This is a great book to read together, aloud, and discuss. Get a copy here.

TO READ AND DISCUSS: The 5 Love Languages


I recommend spouses read a chapter each, then sit down and discuss it. Another classic, Gary Chapman’s book is simple and straightforward, but lends itself well to further discussion. If you will read with an open mind, you will find yourself learning a great deal more about your spouse. Get a copy here.

TO GET THINGS IN ORDER: The Total Money Makeover

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Dave Ramsey’s best-selling book is still a must-read, but it is also a must do. I see couples regularly who are struggling with finances, and it is tearing apart more than just their bank accounts. It is pulling at the seams of their marriage. This simple book provides the basic blueprint for couples to get this part of their marriage on track. This is a wonderful volume to read on vacation, or just over a free weekend. Get a copy here.

And, if I may add one non-marriage book, the summer is a great time to dig into the Psalms, so why not check out my new book, Hymns of the Heart! Here’s where you can get a copy.


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AUTHOR: Adam Faughn

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The Hypocritical Blanket

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Almost every night, I say a prayer with my son and tell him goodnight. Though sometimes, admittedly, I rush through these last few moments before he goes to sleep, they are some of my favorite minutes of the day.

Some nights we read a story, every night we pray. He says a prayer, then I say one. I tell him “good night” and “I love you,” then his lights go out. It’s a routine I hope does not end anytime soon.

The other night, though, another step had to be taken. I was pulling up his blanket over him when I noticed I didn’t have hold of the sheet underneath. So, I reached way down to nearly the foot of his bed and grabbed the sheet, which was all wadded up down there.

As I pulled it up, I just looked at my 8-year-old son with a face that basically said, “Please explain this.” After his usual “What?” he said, “It looks made up that way.”

He was right. The blanket is thick enough that it covered up the sheet that had never been properly made up. It looked fine, but the sheet was now all wrinkled and creased.

As I heard him say that (with a sly little grin on his face that had me just a tad worried), my mind went to my own life. Are there times when I cover up a thought or an action with enough Christian stuff that I sure look like I’m all made up for the Lord?

You see, too often, we put on a good front, but our insides are all wrinkled and creased by sin. Anyone can put on a nice dress or a shirt and tie and smile for an hour at church. Anyone can shake hands and say the ever-popular “fine” when asked how they are doing.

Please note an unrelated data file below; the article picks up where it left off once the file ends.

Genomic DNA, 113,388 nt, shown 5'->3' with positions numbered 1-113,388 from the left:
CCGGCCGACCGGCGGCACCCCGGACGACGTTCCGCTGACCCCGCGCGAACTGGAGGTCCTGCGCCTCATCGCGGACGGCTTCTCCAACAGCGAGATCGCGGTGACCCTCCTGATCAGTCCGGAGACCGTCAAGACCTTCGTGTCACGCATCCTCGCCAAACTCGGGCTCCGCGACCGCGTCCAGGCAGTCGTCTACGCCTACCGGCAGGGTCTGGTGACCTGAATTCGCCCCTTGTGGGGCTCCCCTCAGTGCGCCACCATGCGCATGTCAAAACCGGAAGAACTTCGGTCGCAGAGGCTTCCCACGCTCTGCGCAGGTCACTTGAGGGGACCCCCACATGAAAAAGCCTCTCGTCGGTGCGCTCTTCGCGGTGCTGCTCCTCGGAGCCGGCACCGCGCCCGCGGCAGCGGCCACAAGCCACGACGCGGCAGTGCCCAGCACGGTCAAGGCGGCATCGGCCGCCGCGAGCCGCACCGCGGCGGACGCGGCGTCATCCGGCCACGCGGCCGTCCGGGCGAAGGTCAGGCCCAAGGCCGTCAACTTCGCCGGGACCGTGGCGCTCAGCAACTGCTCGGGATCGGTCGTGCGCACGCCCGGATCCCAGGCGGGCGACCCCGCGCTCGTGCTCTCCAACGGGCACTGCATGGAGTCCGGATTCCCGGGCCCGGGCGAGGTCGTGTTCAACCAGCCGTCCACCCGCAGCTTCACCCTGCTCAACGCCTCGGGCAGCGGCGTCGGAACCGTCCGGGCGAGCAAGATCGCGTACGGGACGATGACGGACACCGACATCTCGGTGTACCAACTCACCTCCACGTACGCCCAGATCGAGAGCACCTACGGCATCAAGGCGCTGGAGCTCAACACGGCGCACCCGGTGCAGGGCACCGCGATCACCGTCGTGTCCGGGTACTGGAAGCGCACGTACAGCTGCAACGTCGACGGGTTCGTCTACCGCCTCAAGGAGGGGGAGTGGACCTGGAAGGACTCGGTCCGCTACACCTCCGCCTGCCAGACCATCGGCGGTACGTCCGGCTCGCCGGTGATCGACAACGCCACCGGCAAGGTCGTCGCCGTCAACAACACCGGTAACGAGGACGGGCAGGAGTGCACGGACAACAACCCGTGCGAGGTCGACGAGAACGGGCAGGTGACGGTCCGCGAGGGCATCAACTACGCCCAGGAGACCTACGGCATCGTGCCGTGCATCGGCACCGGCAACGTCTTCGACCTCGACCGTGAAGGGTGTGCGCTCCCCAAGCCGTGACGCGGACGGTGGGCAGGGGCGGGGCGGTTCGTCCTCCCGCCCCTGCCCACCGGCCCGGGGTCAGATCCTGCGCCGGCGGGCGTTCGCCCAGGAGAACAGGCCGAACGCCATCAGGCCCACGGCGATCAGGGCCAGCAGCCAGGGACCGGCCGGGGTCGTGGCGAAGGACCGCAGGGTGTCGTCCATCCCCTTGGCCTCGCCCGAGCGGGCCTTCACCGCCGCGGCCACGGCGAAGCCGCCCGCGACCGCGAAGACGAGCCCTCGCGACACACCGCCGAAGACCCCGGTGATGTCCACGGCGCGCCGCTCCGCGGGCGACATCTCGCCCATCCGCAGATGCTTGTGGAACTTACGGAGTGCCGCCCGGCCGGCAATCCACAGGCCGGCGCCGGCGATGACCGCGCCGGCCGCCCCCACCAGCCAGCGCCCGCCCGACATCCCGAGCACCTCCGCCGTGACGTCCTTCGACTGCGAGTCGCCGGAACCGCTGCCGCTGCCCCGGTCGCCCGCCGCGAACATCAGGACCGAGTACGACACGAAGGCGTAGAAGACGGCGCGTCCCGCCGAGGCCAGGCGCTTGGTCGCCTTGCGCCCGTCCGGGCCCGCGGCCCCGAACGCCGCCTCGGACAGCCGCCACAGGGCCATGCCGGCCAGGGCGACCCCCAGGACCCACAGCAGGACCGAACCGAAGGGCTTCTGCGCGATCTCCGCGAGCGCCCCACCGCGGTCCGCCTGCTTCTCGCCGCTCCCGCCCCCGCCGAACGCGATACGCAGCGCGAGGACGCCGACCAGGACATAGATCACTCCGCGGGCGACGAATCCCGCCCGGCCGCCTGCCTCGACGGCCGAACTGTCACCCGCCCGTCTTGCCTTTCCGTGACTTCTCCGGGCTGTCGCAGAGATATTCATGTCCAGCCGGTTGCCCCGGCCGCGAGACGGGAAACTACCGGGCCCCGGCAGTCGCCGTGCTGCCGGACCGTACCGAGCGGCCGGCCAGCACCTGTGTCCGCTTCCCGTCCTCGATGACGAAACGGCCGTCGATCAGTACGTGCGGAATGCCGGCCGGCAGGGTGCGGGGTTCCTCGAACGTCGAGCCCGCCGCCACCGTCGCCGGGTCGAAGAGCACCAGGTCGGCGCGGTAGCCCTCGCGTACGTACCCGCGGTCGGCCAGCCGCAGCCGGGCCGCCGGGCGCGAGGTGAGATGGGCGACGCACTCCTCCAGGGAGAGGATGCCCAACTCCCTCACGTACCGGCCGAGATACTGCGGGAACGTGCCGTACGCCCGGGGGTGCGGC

We all look made up.

Inside, though, are we a wrinkled mess of secret sin?

That’s my lesson from a blanket (that was made up properly last night. I checked!).


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AUTHOR: Adam Faughn

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Healthy Boundaries

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The last few weeks have been exhausting to say the least. Events and decisions in America have been so polarizing lately. Sometimes it is hard to even want to hear another word about all of the controversy. But we must remember that important subjects are going to cause opinionated discussions. We are not just talking about freedoms and rights in America. We are dealing with issues that are going to determine where people are going to spend eternity.

I don’t know about you, but lately I have been considering the level of my association with some people who in the past I have considered friends. Many people I am acquainted with have been very vocal in their support of things that the Bible clearly condemns. What am I supposed to do about that?

The biggest problem is that I cannot have an open and intelligent discussion with some of them about what God’s word says because they will not accept it as authority. They would rather cower to social pressure and the political agenda, and they refuse to call what is right, right and what is wrong, wrong. It makes it very hard to move forward in any kind of relationship with anyone who has their mind made up and refuses to be shaped by the holy word of God.

Jesus told his disciples, “Now whatever city or town you enter, inquire who in it is worthy, and stay there till you go out. And when you go into a household, greet it. If the household is worthy, let your peace come upon it. But if it is not worthy, let your peace return to you. And whoever will not receive you nor hear your words, when you depart from that house or city, shake off the dust from your feet. Assuredly, I say to you, it will be more tolerable for the land of Sodom and Gomorrah in the day of judgment than for that city!” (Matthew 10:11-15).

It is purely ironic that as per the present hour in our world certain cities are mentioned here. But what is Jesus saying? He is reminding His followers that there are going to be times when we cannot get through to people with the truth. If we have made an honest effort and the truth is not received, we need to move on. I must first love people enough to have tough discussions which may bring about some soul searching and needed changes. Once that talk has taken place, if people fail to respect the authority of the written word of God, I need to travel along and let them go.